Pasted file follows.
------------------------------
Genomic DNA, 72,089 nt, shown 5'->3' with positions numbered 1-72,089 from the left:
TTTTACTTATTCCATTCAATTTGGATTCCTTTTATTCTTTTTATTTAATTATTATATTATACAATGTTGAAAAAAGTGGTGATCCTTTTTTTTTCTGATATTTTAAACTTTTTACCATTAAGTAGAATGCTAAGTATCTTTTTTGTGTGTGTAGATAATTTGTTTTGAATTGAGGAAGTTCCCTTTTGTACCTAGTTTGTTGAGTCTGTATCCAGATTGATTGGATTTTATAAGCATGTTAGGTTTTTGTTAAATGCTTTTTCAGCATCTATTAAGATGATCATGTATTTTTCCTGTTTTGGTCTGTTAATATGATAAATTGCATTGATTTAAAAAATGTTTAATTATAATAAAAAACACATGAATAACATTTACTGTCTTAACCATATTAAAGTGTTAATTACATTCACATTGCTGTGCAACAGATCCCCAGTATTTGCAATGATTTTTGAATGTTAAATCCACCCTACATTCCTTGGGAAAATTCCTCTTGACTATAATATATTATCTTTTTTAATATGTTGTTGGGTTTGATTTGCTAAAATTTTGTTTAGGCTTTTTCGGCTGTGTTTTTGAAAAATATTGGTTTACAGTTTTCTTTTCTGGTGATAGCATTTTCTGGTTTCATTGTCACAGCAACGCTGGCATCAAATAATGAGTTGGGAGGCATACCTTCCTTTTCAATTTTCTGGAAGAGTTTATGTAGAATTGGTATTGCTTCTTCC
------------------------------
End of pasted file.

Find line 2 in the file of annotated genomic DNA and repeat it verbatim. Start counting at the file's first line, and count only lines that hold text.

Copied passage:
TTTTACTTATTCCATTCAATTTGGATTCCTTTTATTCTTTTTATTTAATTATTATATTATACAATGTTGAAAAAAGTGGTGATCCTTTTTTTTTCTGATATTTTAAACTTTTTACCATTAAGTAGAATGCTAAGTATCTTTTTTGTGTGTGTAGATAATTTGTTTTGAATTGAGGAAGTTCCCTTTTGTACCTAGTTTGTTGAGTCTGTATCCAGATTGATTGGATTTTATAAGCATGTTAGGTTTTTGTTAAATGCTTTTTCAGCATCTATTAAGATGATCATGTATTTTTCCTGTTTTGGTCTGTTAATATGATAAATTGCATTGATTTAAAAAATGTTTAATTATAATAAAAAACACATGAATAACATTTACTGTCTTAACCATATTAAAGTGTTAATTACATTCACATTGCTGTGCAACAGATCCCCAGTATTTGCAATGATTTTTGAATGTTAAATCCACCCTACATTCCTTGGGAAAATTCCTCTTGACTATAATATATTATCTTTTTTAATATGTTGTTGGGTTTGATTTGCTAAAATTTTGTTTAGGCTTTTTCGGCTGTGTTTTTGAAAAATATTGGTTTACAGTTTTCTTTTCTGGTGATAGCATTTTCTGGTTTCATTGTCACAGCAACGCTGGCATCAAATAATGAGTTGGGAGGCATACCTTCCTTTTCAATTTTCTGGAAGAGTTTATGTAGAATTGGTATTGCTTCTTCC